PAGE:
Tuesday, August 31, 2010

Meet Apertus, The Open Source HD Cinema Camera

This came out yesterday, and got slashdotted this morning: 

Here's what I don't understand: Why are people wasting time and resources reinventing the wheel? Has any of these people looked around and noticed how now every major camera maker in the world has embraced HD video, to the point that it is possible to buy dedicated HD camcorders for around $200? Or how about HD video cameras with vibration control for under $400? Wouldn't this effort be better spent in decent video editing applications that are FOSS?

<HD editing rant>
One constant with all of the HD cameras I have tried over the past two years (Kodak Zi6, Sony DSC W and TX series) is that HD editing sucks when you are constrained to whatever software ships with the camera or can be downloaded for free. And yea, I am including iMovie because it is STUPID how (I can attest to this until at least my switch to Windows 7 last year) that iMovie hides (used to?) the export choices that produce 720p or better. Windows Live Movie Maker is nowhere as refined as iMovie, but if your video is 720p and you click on the Youtube upload, it sends the 720p by default. Oh, and Sony, if our cameras come with AVCHD please give us the proper means to edit AVCHD without killing the machine, thanks. 
</HD editing rant>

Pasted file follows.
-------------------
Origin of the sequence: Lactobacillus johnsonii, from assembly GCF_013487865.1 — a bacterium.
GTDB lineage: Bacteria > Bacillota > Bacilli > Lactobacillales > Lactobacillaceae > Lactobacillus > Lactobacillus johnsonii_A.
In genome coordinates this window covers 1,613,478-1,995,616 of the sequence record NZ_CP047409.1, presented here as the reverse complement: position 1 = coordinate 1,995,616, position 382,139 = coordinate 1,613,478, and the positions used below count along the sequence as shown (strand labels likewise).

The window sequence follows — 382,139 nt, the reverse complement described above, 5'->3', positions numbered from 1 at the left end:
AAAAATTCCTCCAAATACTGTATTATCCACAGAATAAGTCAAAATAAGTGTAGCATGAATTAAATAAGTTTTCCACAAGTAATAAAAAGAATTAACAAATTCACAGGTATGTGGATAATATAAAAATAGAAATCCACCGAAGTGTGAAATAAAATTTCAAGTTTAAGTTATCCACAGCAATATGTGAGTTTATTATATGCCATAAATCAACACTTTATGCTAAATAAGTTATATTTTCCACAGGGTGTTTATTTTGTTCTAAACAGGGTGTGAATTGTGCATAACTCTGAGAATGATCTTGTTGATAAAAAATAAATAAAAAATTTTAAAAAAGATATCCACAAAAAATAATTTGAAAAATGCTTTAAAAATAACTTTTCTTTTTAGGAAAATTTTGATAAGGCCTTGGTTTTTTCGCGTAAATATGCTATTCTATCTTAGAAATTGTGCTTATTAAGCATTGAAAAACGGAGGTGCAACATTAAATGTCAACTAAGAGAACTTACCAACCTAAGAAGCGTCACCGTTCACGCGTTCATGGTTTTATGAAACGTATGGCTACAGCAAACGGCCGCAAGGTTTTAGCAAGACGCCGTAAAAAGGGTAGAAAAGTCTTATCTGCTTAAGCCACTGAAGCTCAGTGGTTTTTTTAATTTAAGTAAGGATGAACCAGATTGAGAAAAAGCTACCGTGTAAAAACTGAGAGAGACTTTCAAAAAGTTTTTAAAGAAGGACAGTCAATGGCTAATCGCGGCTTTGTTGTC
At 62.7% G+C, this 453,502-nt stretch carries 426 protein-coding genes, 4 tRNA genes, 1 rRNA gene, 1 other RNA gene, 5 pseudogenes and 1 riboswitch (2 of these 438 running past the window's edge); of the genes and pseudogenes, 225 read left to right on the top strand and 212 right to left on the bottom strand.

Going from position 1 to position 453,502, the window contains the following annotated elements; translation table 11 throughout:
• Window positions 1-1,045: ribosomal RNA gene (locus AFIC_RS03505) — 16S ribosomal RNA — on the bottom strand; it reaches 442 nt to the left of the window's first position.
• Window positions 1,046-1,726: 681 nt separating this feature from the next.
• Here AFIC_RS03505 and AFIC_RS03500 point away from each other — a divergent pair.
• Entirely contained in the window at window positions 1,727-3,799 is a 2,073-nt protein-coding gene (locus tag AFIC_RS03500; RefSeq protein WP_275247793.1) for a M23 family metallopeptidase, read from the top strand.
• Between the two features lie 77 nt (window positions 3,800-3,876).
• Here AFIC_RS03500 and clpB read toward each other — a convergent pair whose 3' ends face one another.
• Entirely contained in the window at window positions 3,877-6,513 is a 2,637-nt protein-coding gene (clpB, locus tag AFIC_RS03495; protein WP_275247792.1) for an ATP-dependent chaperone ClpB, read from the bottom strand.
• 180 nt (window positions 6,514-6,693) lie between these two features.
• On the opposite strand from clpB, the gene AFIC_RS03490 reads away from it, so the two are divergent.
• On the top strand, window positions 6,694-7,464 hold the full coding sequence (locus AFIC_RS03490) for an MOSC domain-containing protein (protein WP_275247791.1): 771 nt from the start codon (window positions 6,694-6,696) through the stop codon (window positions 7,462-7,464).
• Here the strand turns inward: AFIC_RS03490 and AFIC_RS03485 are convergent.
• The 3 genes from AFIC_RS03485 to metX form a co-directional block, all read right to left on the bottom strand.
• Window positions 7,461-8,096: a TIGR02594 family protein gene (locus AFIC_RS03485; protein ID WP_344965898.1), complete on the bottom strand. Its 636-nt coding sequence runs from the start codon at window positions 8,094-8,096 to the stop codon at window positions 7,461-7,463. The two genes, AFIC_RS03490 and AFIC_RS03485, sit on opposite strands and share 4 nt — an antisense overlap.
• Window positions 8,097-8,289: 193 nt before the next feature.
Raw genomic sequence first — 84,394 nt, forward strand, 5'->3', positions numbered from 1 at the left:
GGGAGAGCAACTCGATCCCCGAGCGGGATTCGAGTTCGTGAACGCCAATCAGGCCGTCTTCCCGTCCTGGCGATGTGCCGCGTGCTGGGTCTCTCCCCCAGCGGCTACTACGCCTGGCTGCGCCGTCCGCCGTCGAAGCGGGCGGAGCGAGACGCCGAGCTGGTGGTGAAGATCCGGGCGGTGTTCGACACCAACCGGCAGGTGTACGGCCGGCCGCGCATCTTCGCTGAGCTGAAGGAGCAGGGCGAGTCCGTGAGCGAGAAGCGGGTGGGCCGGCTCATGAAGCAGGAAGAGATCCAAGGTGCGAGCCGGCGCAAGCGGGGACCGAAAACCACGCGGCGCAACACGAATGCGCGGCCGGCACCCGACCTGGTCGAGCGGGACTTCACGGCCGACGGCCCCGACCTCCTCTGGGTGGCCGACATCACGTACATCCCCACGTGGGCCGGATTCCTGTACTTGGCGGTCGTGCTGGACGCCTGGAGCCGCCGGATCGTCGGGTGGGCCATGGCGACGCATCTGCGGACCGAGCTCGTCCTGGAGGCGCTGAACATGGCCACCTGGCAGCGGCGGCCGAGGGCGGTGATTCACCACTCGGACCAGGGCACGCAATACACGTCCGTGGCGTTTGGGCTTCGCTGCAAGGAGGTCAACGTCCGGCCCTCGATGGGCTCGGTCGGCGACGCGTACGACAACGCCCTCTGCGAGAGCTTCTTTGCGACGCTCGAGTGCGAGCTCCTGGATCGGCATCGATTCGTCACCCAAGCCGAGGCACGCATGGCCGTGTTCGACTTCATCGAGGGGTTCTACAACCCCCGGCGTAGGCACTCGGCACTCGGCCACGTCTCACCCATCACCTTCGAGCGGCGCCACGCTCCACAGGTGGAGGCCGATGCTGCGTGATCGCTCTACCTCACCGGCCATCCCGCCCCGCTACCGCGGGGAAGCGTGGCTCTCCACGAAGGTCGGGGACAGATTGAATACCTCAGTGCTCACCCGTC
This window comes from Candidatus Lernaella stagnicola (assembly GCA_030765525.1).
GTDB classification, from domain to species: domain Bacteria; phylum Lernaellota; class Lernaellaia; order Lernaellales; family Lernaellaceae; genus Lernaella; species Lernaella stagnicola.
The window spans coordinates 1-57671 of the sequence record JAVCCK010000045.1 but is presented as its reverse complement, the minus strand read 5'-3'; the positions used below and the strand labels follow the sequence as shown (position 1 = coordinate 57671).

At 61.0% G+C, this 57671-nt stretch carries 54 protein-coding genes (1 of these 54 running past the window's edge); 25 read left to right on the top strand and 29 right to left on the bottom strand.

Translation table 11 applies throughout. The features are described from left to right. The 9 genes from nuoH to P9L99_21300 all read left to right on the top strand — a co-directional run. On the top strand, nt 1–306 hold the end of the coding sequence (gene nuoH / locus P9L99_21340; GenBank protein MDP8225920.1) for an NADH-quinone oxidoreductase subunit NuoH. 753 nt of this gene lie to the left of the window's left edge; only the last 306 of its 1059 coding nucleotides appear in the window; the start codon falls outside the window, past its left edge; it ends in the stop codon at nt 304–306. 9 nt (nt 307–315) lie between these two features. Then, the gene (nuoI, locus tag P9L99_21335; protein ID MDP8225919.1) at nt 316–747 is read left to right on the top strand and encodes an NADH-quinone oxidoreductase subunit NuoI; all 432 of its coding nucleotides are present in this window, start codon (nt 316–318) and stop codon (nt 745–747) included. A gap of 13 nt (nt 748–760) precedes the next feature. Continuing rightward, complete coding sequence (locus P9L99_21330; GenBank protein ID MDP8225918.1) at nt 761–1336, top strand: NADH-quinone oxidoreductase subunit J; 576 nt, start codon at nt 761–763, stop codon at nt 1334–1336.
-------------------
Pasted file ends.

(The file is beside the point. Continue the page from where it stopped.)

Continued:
I really don't get it. And they can't bitch about these cameras not being professional enough, because at the same time as these affordable HD cameras showed up, all major DSLR platforms started offering really hardcore HD video features, to the point that for the last season of House, MD some scenes were shot with a DSLR. I have also seen shorts shot on DSLRs and they are simply beautiful, you just can't tell how they were shot.

What this is about is software: If the project gets away with it, there is going to be a control suite that is not going to be encumbered by patent issues. If you use a commercial DSLR to shoot video you may need to go through a proprietary control layer that will tie you up to the vendor's solution (read: spend a lot of money), while this project is trying to make sure that everything that goes into it is open.

The sad thing is that the bill of materials for this camera is already crossing the $3000, which is almost enough money to buy an entry level DSLR with a kit lens and a laptop to edit your movies. It won't be perfect, but it will do the job.